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JUUL is a new e-cigarette that is taking the underage smoking scene by storm. An e-cigarette is an electronic cigarette-shaped gadget that transforms a nicotine-based liquid into vapor. The vapor is then inhaled. “E-cigs” are used to simulate the experience of smoking tobacco.
The device is a cheap alternative to smoking cigarettes. From internet searches, one is able to gather that a starter kit includes: the JUUL device, USB charger, four JUULpods in the available flavors (Virginia Tobacco, Cool Mint, Fruit Medley, and Creme Brulee), and a one-year limited device warranty. In general, the JUUL costs anywhere between $35 to $50, and one pack of four JUULpods is around $15.99.
“It has developed into a huge phenomenon this year… what I find so intriguing is the boldness of the students, it is just… I don’t understand it,” said Melissa Notestine, the Alcohol, Tobacco or Other Drugs (ATOD) counselor at PHS.
From its launch two years ago, JUUL has increasingly popped up in schools. The sleek, compact USB-like design allows students to hide the device easily, and the cheap price makes it extremely attractive for teens. This accessory is charged by plugging a USB attachment into a USB port on a computer, allowing the students to sneak their usage.
Dr. Mila Vascones-Gatski, who is a substance abuse counselor in Arlington, Virginia, stated that last year, she confiscated only one e-cig in six months. This year, she said she has been confiscating around two per week.
Here at home, Notestine conveyed, “Prior to this school year, I probably had 5 or less referrals for vaping. This school year alone, I’ve had more than that number. It just has become a very common practice with some young people.”
Perrysburg High School has strict rules against the use of tobacco or e-cigarettes on school grounds. According to the Perrysburg High School handbook, if one is caught violating the rules, they will be given a five-day suspension from school. On the other hand, the suspension can be reduced to three days if the student meets with the ATOD counselor for an evaluation and follows any requests given to them.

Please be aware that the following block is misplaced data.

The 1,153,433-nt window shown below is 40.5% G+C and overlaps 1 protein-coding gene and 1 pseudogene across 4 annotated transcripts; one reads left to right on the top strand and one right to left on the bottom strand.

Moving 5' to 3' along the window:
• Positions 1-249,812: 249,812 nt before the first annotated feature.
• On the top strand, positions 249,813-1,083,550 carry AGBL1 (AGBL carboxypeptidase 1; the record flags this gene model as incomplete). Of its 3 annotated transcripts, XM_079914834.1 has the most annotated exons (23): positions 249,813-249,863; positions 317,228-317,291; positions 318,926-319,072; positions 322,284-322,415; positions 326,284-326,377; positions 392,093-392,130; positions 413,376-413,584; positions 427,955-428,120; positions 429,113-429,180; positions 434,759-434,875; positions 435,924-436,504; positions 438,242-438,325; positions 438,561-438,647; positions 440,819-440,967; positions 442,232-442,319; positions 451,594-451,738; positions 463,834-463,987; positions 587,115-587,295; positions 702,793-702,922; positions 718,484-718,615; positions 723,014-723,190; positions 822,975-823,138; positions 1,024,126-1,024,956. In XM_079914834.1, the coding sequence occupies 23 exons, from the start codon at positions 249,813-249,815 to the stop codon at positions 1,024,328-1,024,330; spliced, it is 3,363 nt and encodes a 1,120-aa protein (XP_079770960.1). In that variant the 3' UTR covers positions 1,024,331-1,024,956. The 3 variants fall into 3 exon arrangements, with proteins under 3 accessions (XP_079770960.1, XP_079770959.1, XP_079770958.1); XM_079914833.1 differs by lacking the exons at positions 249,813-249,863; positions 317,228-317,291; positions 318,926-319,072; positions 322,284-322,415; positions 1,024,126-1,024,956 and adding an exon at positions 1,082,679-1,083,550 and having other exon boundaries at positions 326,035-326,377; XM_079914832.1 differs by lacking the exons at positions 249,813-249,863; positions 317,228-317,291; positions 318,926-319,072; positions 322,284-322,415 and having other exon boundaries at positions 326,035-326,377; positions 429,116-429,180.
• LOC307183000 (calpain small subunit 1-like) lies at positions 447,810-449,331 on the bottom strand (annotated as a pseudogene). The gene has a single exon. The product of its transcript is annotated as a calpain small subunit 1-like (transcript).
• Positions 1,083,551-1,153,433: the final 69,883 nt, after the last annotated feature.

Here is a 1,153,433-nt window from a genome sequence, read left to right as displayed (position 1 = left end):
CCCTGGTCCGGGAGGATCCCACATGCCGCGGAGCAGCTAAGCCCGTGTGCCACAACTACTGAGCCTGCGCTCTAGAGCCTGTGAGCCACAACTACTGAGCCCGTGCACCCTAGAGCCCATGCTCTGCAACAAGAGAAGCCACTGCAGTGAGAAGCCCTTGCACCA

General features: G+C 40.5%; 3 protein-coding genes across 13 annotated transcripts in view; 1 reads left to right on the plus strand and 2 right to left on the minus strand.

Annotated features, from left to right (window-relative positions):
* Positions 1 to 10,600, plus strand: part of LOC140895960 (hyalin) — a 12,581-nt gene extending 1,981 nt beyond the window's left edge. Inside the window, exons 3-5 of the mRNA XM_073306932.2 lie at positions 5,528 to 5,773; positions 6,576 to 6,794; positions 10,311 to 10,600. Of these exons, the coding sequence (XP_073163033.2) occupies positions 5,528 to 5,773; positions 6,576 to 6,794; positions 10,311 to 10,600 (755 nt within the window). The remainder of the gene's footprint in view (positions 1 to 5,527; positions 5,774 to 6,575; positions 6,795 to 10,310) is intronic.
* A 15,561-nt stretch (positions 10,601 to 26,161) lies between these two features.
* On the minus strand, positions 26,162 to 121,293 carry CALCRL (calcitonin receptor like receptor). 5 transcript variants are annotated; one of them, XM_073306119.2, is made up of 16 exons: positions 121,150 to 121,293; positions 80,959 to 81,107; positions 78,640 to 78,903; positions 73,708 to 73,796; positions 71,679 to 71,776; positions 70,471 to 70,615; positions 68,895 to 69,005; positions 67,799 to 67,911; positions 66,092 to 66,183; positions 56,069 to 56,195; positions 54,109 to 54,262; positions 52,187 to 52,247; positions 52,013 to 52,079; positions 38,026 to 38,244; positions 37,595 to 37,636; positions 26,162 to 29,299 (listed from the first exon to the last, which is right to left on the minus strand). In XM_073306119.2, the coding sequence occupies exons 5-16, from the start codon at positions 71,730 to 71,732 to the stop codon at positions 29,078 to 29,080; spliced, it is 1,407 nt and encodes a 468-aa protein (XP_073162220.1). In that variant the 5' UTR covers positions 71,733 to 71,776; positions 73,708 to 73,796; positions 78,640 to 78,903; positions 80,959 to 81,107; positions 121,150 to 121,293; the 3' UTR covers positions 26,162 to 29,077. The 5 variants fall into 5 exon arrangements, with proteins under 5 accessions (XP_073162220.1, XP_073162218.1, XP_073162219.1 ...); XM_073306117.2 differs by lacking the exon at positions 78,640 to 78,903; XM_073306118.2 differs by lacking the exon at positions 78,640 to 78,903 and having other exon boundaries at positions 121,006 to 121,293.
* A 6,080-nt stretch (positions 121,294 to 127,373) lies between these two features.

Junior Gabriella Benington expressed, “I don’t know if PHS has a vaping problem because I’ve never really seen anyone from our school do it.”
The repercussions of using e-cigarettes as an underage person, or in general, are extremely serious. E-cigs contain nicotine, which is known to be highly addictive. According to the Centers for Disease Control and Prevention (CDC), using these devices, especially at a young age, is detrimental to the development of one’s brain. Brains continue to develop well into the early to mid-20s. Besides nicotine being in the aerosol of e-cigarettes, other carcinogens are involved, along with tiny particles that penetrate deep into the lungs. These tiny particles are very harmful to the body.
Benington stated that “I do not really care if people vape, as long as I’m not around them… it makes me uncomfortable.”
The CDC also states that although deteriorating physical health is a concern, e-cigs can also cause other unintentional injuries. Defective batteries within e-cigarettes can cause fires and they can possibly explode, which in return can end in serious injury. Acute nicotine exposure is toxic as well, and there are reports of adults and children being poisoned in many ways: swallowing nicotine, breathing it in, or absorbing the e-cig liquid through their skin or eyes.
As for advice to those who are seeking help, Notestine advises “Come find me! I would be happy to help them in coming up with a plan to help them stop using their JUUL device, or whatever it may be. If that’s not something they feel comfortable with, then do some research, get some education, find out what’s in these products and the harmful effects.” She wanted to deeply express that there are so many resources out there and that no one has to feel alone.
E-cigarettes and vapes are harmful whether you are legally able to use them or not, and only one question remains: is using an e-cigarette worth it?